Marlon Schumacher's contribution will be dedicated to r&d of new tools informed by cognitive mechanisms studied in spatial auditory perception and scene analysis. more precisely the OMChroma/OMPrisma framework, combining synthesis/spatializationmodels, perceptual processing, and room effects.
The novel sound-processing framework of the presented tools allows building complex dsp-graphs -directly in the composition environment-. This extends the compositional process to a virtual “lutherie” or “orchestration”, blurring the lines between musical material and instruments. The framework provides the possibility of designing controls for higher-level spatial attributes, such as diffusion, sharpness, definition, etc.
Concretely, we propose combining spatialization systems in an unorthodox loudspeaker setup (see technical rider) to synthesize a broad spectrum of “spatial sound objects” ranging from close-proximity sound sources to distant textures or ambiances, which the listener is free to individually explore and appreciate.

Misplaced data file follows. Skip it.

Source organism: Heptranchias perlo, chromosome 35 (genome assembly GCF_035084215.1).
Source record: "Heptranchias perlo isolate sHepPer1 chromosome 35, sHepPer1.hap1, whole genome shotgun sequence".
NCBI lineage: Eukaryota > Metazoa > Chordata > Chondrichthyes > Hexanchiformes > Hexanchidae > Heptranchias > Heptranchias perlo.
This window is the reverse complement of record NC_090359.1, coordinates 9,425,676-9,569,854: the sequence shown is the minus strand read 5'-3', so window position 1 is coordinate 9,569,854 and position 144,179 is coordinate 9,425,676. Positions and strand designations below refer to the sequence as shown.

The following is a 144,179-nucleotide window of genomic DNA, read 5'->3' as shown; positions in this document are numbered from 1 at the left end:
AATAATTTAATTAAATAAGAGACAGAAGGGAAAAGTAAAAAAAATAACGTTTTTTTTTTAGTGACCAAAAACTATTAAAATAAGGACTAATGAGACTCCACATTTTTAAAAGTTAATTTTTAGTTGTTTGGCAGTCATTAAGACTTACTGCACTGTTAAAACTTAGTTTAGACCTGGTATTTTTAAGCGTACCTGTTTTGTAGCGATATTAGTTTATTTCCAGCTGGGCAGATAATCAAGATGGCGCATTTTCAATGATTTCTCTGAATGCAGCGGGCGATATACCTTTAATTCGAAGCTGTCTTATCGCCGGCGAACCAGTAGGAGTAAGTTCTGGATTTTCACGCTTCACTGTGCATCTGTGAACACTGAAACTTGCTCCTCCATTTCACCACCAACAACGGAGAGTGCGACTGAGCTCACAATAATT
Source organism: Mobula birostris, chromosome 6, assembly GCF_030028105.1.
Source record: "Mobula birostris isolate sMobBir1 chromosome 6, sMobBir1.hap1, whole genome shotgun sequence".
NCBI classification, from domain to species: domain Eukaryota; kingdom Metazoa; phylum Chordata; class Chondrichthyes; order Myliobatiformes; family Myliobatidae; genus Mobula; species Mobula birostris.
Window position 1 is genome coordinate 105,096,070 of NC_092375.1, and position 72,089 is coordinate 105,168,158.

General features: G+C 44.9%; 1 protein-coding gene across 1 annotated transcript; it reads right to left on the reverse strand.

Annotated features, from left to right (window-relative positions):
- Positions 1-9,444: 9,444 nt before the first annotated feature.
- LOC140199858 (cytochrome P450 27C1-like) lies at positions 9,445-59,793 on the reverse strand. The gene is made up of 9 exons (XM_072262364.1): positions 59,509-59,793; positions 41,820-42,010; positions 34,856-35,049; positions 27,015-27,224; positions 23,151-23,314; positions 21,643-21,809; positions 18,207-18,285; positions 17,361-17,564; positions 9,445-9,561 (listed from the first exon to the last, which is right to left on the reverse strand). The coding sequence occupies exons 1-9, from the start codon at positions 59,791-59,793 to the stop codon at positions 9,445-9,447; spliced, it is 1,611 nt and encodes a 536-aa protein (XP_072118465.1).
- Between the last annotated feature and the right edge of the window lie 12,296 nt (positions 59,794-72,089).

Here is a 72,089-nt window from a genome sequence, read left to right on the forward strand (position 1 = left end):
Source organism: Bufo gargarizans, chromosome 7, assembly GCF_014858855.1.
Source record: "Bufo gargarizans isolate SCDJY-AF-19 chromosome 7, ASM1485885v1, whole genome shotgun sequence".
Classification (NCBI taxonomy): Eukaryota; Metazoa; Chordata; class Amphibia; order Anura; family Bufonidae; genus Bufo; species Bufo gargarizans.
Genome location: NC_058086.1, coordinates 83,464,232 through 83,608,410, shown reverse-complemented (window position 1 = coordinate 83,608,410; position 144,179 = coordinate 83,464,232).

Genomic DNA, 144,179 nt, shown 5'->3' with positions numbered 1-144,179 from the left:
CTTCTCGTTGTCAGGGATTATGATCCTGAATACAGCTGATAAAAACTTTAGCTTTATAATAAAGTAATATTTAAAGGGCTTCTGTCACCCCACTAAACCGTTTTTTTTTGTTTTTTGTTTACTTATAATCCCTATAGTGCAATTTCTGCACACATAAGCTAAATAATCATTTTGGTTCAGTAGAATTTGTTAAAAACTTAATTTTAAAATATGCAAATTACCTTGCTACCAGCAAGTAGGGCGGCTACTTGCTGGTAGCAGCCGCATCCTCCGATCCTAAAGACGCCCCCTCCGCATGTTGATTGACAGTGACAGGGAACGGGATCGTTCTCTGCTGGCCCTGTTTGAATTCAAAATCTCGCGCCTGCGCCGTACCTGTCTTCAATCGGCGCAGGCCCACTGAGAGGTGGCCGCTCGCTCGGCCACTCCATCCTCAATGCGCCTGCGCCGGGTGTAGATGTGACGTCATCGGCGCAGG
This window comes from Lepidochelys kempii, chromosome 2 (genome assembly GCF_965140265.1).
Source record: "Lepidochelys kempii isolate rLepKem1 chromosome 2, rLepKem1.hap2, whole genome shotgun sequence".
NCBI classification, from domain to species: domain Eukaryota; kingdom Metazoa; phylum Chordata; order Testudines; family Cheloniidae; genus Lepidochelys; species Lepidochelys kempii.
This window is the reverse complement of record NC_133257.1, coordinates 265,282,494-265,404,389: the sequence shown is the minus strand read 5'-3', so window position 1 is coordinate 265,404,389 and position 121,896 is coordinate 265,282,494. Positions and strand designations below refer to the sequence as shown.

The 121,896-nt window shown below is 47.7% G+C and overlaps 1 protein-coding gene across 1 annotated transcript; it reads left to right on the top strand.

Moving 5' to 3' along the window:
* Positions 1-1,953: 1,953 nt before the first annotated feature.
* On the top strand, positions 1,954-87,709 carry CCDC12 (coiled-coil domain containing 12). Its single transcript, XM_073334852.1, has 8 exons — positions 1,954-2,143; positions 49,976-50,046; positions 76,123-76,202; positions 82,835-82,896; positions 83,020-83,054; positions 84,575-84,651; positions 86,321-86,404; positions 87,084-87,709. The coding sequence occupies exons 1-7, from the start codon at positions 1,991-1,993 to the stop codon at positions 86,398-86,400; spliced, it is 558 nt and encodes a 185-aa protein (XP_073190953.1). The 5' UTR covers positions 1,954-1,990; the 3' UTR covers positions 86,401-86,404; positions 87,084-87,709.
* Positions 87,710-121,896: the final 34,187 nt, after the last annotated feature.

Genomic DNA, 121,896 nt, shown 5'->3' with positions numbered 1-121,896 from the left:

The idea is to create not only the sensation of given sound sources projected into space but multiple spatial sound morphologies around and within the audience, that is densifying-increasing, in different emerging sound layers.

Nadine Schütz / IRCAM

Nadine Schütz presents herself as a sound architect, or environmental interpreter. Based on both theoretical and poetic research, she explores sound space through compositions, performances, installations and ambiences that link space and listening, landscape and music, the urban and the human. Her works have been presented in Zurich, Venice, Naples, New York, Moscow, Tokyo and Kyoto. Among his current projects, a sound device for the TGI square in Paris, elementary instruments for the Pleyel Urban Crossing in Saint-Denis, and the Jardin des Réflexions for the renovated Place de La Défense. For four years she headed the multimedia laboratory of the Landscape Institute at ETH Zurich, where she installed a new studio for the spatial simulation of soundscapes, during her doctorate Cultivating Sound finalized in 2017. She is currently a guest composer at IRCAM at the Centre Pompidou Paris.